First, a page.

Life as an IT apprentice at HSBC
Emily found out about IT apprenticeships by chance, which led to a career using her favourite subject. Here’s her story so far.
- 2010 – assisted with catering at Sheffield Wednesday FC
- 2012 – began part-time work at Primark and River Island
- 2013 – helped supervise a local Saturday youth club
- 2014 – finished college with A levels in business, ICT and health and social care
- 2014 – started as an apprentice IT trainee with HSBC
- 2016 – graduated from the apprenticeship programme
At college I was one of those really indecisive people who didn’t have a clue what they wanted to do. I did look into going to university; everybody else was applying, and I was thinking of becoming a teacher. University was a lot of money to spend on something that I wasn’t 100 per cent sure I wanted to do, but I couldn’t really find an alternative.
I didn’t go looking for an apprenticeship, but I got an email through my college that contained details of apprenticeships at HSBC. What stood out to me was that they had an IT apprenticeship, and through school and college that had been my favourite subject. My brother worked in IT and had done a lot of very technical training courses, so I felt I needed to be on his level to get a job in IT. I didn’t realise that you could get into a job like the one I have now through an apprenticeship.
Applying on the off-chance
The application process was very different from anything I’d done before. There were a lot more candidates, and it felt as if everybody’s expectations were much higher. It was very exciting, but at times it didn’t seem real. My parents were really supportive, but I had applied on the off-chance and didn’t really think anything would come of it. I put a lot of effort into the interview though and tried to show that I had a real passion for IT. When I ended up getting the job, the whole idea of going to university went straight out the window.
My job at HSBC
My job isn’t too technical, though I work in a technical field. My team and I work with external vendors to agree pricing on hardware and software contracts, always looking to get the most cost-effective price where possible. It’s about finance as well as IT.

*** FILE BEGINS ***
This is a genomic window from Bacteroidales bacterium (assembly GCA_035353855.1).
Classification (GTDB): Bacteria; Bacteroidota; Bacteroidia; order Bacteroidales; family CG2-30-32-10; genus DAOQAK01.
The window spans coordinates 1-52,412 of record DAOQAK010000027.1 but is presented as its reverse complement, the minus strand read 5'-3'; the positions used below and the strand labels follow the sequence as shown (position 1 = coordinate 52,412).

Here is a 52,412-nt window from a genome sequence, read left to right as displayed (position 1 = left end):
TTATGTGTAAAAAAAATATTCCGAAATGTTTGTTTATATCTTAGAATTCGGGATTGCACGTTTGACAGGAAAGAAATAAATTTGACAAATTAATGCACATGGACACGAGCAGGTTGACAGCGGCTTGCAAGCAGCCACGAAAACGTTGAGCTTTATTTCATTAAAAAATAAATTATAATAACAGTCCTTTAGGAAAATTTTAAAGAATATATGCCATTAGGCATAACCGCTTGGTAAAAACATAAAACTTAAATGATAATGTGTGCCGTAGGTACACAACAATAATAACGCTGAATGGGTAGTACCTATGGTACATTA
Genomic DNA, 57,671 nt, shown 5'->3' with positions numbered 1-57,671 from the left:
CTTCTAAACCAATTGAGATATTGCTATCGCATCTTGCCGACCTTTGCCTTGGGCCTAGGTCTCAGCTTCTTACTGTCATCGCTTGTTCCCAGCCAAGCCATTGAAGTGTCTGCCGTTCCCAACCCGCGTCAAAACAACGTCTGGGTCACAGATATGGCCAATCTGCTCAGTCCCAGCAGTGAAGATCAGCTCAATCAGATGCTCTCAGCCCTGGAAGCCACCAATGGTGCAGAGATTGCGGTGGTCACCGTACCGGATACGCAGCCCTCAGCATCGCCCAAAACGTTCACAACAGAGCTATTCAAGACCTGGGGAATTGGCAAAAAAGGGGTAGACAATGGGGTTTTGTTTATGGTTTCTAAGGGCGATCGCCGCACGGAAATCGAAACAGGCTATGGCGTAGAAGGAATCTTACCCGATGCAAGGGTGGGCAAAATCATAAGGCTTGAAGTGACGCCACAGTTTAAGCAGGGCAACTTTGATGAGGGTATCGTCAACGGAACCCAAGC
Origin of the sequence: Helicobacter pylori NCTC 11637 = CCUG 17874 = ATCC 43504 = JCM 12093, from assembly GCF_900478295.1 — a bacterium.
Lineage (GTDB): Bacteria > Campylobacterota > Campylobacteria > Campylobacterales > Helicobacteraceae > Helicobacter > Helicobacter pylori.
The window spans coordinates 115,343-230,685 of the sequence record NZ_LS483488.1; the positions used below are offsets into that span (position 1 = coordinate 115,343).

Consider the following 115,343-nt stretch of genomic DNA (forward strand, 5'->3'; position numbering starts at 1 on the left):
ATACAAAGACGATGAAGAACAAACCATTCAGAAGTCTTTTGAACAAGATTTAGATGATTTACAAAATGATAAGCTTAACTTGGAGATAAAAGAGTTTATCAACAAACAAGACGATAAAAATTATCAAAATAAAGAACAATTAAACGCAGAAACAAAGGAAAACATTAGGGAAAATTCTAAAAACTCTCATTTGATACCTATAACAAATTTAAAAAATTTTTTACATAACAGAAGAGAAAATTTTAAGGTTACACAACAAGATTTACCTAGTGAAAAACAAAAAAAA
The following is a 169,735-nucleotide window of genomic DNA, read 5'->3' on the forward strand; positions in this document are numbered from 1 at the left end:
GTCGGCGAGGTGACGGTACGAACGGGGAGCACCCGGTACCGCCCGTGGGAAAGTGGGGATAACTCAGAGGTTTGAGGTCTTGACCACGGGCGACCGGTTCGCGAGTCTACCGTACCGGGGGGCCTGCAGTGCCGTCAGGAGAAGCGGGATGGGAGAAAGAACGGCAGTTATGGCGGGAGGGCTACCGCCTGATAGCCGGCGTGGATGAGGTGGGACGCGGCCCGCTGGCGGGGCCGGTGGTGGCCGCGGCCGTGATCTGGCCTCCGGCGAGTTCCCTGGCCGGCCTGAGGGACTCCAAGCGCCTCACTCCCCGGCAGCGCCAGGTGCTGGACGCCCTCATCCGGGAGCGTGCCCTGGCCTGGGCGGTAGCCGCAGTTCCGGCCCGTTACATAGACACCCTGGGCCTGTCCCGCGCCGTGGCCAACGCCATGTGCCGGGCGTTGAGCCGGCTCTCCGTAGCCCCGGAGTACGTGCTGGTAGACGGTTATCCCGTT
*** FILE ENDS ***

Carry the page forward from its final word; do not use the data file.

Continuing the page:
Starting my IT apprenticeship
When I first started as an apprentice IT trainee I was nervous that I was going into an area where everybody had a lot of technical skill. I soon realised that they already knew I was an apprentice and that I was there to learn, so everybody helped me out more than they would with just a new employee. I learned to ask a lot of questions, I never said ‘no’, and I volunteered for tasks even when I wasn’t sure I had the right skills. I could always go back and ask for guidance if I needed it.
My confidence shot up after a few months of being here. As soon as I started my manager encouraged me to speak to different people, even though I didn’t want to. It was nerve-wracking, but it really helped me with my work. At the football club and in retail I’d worked with all sorts of people, but my biggest challenge at HSBC was getting used to speaking to people all over the world as a regular part of my job. I work in a team of eleven, but only five are in the UK, so I had to adapt to working with colleagues over long distance video calls.
Studying towards BTEC qualifications on my apprenticeship
By the end of my apprenticeship I felt on the same level as my colleagues. I had proved to my talent coach and my manager that I was fully competent at my job. I attended day release every other Thursday, which was organised internally at HSBC, in order to work towards my BTEC level 3 diplomas in ICT systems and professional competence. I could also study and complete assignments at work, which made it more manageable. In July 2016 I graduated from HSBC’s IT apprenticeship, in a ceremony at Sheffield Hallam University.
Looking back, the best part of being an apprentice was being able to get involved with all sorts of projects that HSBC runs, which I didn’t think an apprentice could be involved with. A highlight was representing the bank at the Houses of Parliament for an event on International Women’s Day.
Advice for school leavers
My advice would be never to settle for an option that isn’t right for you. Obviously I can see now that university wouldn’t have been for me. I didn’t really think about the stresses of getting a degree, and a lot of my friends have struggled at uni. Don’t jump into anything, and make sure that if there’s something you’re interested in you look at all of your options. If I’d never seen that email, I would never have found out about my apprenticeship. Overall, I have no regrets about not going to university; I’ve gained confidence, learned how to do a job, and, at the end of the week, I’ve got money I can go out and spend.